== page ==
Die Zauberflöte (The Magic Flute) - Synopsis

Die Zauberflöte: A. Brower, D. Behle, C. Gerhaher,  O. v. d. Damerau, L. Tatulescu Die Zauberflöte: Erika Miklósa, Daniel Behle Die Zauberflöte: Georg Zeppenfeld, Julia Kleiter, Chor und Statisterie

Die Zauberflöte (The Magic Flute)

Wolfgang Amadeus Mozart
Emanuel Schikaneder

 

Background

When Pamina's father died his wife, the Queen of the Night, lost her power, because he had handed the seal of the seven circles of the sun to the initiates. Sarastro is now administering the Sun King's legacy.

The Queen of the Night is not willing to submit to being directed by the wise men around Sarastro. She endeavours to regain her former power.

In order to foil her plans, Sarastro has kidnapped Pamina, who is actually her father's heir.

 

Act One

The Queen of the Night has chosen Prince Tamino to free her daughter. Pursued by a huge snake from which he is endeavouring to escape, the prince stumbles into the realm of the Queen of the Night and falls unconscious from exhaustion. Three ladies, attendants of the Queen of the Night, save his life.

When Tamino awakes, he discovers the snake lying dead at his feet. He meets Papageno and assumes that the bird-catcher has rescued him from the snake. Papageno does not contradict him and is punished for his boasting by the three ladies. They show Tamino a picture of Pamina and he immediately falls in love with her.

When the Queen of the Night herself appears on the scene, Tamino swears to deliver her daughter from the hands of the "demon" Sarastro. Tamino and Papageno, who is to accompany the prince,  are given magical instruments to protect them from danger: a flute and a set of chimes. Three youths or genii are to accompany them on their journey to Sarastro's palace.

Tamino has sent Papageno on ahead, and the latter meets Monostatos, who is keeping guard over Pamina and pursuing her with unwelcome attentions. Papageno's appearance puts Monostatos to flight. Pamina now learns from Papageno that a prince, who is in love with her, is coming to set her free. Papageno persuades Pamina to flee.

In the meantime, Tamino has been led to Sarastro's temple by the three youths. A priest, a spokesman of the initiates, emerges and informs him about Sarastro's real character, assuring him that he is a kind, wise man and also telling him of  Sarastro's plan. Tamino also learns that Pamina is still alive. In his gratitude he plays the flute, the magic of which tames wild animals. Monostatos and his slaves catch up with Papageno and Pamina but they are able to free themselves again with the help of the set of chimes. Their plan to escape is then foiled again by the arrival of Sarastro.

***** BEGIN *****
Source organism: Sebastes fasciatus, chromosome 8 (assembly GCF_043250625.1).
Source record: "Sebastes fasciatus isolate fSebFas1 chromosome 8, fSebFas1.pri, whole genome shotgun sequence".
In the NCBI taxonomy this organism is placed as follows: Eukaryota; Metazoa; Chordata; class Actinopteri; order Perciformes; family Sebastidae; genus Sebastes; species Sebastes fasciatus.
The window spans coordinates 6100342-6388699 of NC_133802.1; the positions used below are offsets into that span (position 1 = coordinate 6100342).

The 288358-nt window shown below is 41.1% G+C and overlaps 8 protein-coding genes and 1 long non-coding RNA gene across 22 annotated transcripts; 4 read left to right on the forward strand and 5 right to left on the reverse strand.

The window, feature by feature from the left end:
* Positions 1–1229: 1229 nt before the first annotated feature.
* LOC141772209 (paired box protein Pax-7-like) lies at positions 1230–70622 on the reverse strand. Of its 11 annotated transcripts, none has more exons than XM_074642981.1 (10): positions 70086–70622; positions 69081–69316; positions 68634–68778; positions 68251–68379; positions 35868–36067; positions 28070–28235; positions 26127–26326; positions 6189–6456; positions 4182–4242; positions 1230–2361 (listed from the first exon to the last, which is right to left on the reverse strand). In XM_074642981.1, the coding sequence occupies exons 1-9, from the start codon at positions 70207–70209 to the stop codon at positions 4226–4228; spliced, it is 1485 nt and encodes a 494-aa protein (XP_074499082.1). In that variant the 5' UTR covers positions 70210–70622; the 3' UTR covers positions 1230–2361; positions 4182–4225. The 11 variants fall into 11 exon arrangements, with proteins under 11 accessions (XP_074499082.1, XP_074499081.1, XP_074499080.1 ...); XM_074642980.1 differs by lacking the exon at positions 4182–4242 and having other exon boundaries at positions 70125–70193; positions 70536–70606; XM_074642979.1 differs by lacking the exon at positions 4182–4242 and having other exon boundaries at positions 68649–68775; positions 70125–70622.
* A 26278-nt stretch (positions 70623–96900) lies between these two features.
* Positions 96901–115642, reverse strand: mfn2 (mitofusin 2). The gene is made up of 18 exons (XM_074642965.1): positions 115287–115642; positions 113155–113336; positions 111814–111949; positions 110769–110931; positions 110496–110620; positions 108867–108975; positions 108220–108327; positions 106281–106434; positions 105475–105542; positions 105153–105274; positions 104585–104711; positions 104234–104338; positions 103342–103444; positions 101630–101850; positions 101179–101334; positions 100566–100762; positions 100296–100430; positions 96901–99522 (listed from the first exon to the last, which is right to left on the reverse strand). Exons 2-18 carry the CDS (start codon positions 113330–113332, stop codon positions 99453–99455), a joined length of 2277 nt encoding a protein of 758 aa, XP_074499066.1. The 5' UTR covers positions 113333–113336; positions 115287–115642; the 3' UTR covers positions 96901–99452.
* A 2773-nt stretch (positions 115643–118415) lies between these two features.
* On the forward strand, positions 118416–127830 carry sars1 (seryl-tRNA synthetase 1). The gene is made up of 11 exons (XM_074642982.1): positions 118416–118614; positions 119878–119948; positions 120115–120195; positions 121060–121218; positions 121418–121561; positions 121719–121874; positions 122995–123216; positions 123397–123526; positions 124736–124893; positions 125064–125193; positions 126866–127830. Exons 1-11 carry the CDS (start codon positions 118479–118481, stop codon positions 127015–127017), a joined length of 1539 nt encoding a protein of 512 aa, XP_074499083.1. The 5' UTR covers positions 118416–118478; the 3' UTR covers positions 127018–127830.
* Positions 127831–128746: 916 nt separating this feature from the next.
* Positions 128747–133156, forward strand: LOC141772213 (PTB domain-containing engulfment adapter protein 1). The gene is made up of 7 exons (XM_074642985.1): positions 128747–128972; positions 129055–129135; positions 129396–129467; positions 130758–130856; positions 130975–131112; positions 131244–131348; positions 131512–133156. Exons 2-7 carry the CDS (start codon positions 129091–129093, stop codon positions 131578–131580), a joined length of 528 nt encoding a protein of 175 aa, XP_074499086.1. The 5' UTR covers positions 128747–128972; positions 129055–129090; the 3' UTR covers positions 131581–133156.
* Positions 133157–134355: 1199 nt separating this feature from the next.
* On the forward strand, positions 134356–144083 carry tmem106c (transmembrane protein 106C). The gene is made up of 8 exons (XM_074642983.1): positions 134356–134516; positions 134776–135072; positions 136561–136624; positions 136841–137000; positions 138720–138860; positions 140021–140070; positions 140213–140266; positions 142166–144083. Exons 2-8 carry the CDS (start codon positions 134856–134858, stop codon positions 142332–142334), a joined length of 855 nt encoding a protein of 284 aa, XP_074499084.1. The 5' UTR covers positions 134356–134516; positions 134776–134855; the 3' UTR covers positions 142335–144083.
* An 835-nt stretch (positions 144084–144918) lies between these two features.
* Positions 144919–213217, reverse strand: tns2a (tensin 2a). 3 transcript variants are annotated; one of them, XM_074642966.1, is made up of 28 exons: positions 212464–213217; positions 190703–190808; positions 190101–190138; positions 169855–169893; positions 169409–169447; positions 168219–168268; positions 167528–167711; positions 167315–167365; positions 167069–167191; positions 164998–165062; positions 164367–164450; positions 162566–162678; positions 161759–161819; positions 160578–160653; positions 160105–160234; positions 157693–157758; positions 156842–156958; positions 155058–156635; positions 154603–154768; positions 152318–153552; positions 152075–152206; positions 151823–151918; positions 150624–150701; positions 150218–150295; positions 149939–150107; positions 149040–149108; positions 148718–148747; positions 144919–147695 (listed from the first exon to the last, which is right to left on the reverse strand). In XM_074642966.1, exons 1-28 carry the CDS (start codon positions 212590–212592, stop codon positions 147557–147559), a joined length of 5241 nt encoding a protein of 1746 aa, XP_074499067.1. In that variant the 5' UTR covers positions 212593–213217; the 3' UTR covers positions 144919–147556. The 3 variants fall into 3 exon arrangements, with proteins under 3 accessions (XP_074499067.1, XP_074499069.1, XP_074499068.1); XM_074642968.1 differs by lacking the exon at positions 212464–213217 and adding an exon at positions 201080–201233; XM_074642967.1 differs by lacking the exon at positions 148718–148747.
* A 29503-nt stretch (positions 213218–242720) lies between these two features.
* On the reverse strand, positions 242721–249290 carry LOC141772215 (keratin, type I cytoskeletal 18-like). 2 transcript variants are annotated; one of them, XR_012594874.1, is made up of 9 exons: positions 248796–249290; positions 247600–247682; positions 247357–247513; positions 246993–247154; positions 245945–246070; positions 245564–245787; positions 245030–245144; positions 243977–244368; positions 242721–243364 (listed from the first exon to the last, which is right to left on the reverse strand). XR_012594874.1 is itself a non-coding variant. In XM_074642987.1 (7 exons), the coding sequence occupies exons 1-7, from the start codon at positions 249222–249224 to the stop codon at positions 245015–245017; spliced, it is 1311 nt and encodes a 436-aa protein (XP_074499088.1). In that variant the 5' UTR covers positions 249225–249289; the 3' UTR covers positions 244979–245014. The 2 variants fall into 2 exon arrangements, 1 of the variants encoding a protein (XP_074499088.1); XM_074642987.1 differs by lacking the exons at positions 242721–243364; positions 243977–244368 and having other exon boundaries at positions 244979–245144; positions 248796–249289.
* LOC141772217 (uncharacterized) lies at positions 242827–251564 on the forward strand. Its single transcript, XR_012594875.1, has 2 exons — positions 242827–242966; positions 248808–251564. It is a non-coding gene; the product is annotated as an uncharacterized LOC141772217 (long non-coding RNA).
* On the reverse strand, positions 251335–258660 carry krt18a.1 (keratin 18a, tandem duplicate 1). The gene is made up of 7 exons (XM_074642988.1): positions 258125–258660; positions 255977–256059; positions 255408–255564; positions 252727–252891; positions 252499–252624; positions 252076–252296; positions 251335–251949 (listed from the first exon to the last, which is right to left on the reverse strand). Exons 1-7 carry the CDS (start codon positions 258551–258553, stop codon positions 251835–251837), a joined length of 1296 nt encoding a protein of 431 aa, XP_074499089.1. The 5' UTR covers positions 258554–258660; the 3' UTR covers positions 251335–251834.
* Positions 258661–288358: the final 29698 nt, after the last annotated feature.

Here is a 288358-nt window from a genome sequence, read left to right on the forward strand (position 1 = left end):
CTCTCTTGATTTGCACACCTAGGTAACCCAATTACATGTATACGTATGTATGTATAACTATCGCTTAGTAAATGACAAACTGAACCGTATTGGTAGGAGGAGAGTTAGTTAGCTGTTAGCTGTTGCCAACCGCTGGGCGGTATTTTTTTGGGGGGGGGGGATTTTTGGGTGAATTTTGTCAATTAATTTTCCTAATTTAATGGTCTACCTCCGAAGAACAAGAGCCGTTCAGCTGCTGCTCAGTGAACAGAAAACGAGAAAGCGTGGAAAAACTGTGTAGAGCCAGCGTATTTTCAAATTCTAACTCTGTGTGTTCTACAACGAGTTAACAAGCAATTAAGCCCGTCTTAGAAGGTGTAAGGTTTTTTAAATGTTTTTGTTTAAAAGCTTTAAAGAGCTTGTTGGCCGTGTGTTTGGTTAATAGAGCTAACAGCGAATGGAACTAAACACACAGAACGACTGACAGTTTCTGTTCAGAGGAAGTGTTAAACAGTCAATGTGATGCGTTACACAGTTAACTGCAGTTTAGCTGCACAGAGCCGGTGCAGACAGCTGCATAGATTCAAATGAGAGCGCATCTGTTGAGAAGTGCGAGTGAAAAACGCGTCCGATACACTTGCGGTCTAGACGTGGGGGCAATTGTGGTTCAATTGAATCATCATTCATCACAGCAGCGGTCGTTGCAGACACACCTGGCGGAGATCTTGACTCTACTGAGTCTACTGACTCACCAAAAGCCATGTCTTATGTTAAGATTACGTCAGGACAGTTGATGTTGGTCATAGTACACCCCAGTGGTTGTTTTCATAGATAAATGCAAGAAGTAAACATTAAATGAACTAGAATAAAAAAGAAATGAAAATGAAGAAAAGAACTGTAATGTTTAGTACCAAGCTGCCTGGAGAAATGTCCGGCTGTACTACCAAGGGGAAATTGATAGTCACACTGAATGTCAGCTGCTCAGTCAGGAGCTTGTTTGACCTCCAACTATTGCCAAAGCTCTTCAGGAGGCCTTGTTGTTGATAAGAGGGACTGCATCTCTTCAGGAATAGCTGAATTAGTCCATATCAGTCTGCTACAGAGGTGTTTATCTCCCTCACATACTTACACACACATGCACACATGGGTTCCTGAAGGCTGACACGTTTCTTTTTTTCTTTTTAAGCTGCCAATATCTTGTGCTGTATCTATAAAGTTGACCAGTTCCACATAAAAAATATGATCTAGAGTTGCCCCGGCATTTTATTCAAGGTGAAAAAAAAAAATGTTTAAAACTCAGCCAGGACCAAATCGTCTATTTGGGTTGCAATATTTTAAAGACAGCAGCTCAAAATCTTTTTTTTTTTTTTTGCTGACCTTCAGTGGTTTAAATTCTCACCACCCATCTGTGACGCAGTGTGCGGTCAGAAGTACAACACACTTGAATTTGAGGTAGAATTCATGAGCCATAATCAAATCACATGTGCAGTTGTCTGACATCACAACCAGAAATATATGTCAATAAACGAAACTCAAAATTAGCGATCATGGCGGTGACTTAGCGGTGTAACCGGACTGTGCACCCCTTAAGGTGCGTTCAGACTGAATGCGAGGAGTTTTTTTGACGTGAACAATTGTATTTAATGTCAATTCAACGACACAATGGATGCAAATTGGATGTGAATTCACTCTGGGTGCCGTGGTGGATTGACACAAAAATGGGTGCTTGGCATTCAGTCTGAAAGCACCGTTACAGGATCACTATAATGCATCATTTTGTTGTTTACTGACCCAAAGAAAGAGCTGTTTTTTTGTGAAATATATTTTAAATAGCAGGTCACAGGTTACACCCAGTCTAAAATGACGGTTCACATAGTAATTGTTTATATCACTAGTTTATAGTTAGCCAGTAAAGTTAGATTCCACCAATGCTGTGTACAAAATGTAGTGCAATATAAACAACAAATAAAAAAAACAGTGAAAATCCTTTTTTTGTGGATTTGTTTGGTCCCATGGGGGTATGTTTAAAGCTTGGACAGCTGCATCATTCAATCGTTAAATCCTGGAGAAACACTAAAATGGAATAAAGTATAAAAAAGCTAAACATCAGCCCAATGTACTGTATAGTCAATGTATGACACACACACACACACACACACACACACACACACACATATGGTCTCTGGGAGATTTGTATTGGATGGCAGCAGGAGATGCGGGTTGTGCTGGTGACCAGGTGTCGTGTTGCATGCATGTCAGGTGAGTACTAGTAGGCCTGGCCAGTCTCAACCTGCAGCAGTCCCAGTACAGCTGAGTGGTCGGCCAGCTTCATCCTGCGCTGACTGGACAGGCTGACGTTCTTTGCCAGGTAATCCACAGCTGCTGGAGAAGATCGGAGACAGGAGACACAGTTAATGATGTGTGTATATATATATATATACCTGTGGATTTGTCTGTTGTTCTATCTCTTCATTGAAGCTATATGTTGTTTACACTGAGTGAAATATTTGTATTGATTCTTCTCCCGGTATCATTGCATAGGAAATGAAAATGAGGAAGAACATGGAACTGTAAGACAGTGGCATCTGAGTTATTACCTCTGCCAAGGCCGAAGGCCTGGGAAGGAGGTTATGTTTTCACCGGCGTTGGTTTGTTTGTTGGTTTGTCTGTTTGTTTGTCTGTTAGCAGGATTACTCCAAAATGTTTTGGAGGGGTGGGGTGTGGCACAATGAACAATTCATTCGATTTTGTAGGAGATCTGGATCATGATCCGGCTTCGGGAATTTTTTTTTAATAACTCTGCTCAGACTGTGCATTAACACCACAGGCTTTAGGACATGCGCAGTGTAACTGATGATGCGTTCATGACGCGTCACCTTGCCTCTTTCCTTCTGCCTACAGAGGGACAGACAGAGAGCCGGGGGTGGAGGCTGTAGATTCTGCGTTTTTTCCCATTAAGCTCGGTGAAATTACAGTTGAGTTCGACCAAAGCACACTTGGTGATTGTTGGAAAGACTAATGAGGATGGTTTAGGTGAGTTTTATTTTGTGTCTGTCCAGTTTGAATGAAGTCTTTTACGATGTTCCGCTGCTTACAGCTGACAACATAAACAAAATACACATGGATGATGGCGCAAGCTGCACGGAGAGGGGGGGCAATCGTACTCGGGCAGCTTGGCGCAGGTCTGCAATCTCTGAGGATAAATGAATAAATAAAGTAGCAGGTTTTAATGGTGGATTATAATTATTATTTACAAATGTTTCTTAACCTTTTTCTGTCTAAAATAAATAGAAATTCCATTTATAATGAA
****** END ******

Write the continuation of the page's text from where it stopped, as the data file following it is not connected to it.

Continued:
Pamina and Tamino meet for the first time and fall into each other's arms. Monostatos drags them apart, but, instead of the reward he expects for his services, he is punished by Sarastro.
Tamina and Papageno are led into the Temple of Ordeal.

 

Act Two

Sarastro informs the initiates of his plan to lead Tamino to a greater destiny and the priests approve his decision. Tamino, however, must first  prove himself worthy of the greater happiness by submitting to the ordeals. Pamina and Tamino must take their leave of each other. Papageno is also to be put to the test. First of all, both he and the prince are enjoined to silence.

Tamino does not allow himself to be tempted by the three ladies of the Queen of the Night who have sneaked into the temple. In the meantime, the Queen of the Night has managed to reach her daughter and orders Pamina to kill Sarastro. Pamina cannot do this. Monostatos, who has overheard the Queen talking to her daughter and is
blackmailing Pamina by threatening to reveal all, is chased away by Sarastro. Sarastro is aware of Pamina's predicament and is able to reassure her.

While Tamino and Papageno are awaiting further ordeals, an old crone appears and introduces herself as Papageno's sweetheart. Before she can tell them her name, there is a clap of thunder and a flash of lightning and she disappears. Tamino plays his flute, the sound of which guides Pamina to him. She speaks to him but, not knowing that he has been enjoined to silence, she believes he does not love her any longer when she gets no answer. Life no longer seems worth living to her.

Sarastro considers Tamino to be capable of ruling as a wise prince, once he has surmounted the two last ordeals. Papageno, on the other hand, has failed and is afraid that he will be thrown into a dungeon for the rest of his life if he does not take the old crone as his wife. When he reluctantly agrees to do so, Papagena reveals herself as a young and attractive woman. The two of them are, however, still destined not to be united yet.

In her despair, Pamina is contemplating suicide. The three youths restrain her and lead her to Tamino, who is awaiting the final ordeals at the "Gate of Fear". Accompanied by the music of the magic flute, the two of them undergo the ordeals by fire and water together and overcome despair and the fear of death.

In the meantime the three youths have brought Papageno and his Papagena together. The Queen of the Night and her ladies make a last bid for revenge by trying, in vain, to storm Sarstro's palace and are cast into endless night.

Tamino and Pamina are welcomed into the temple by Sarastro and the priests.


© Bavarian State Opera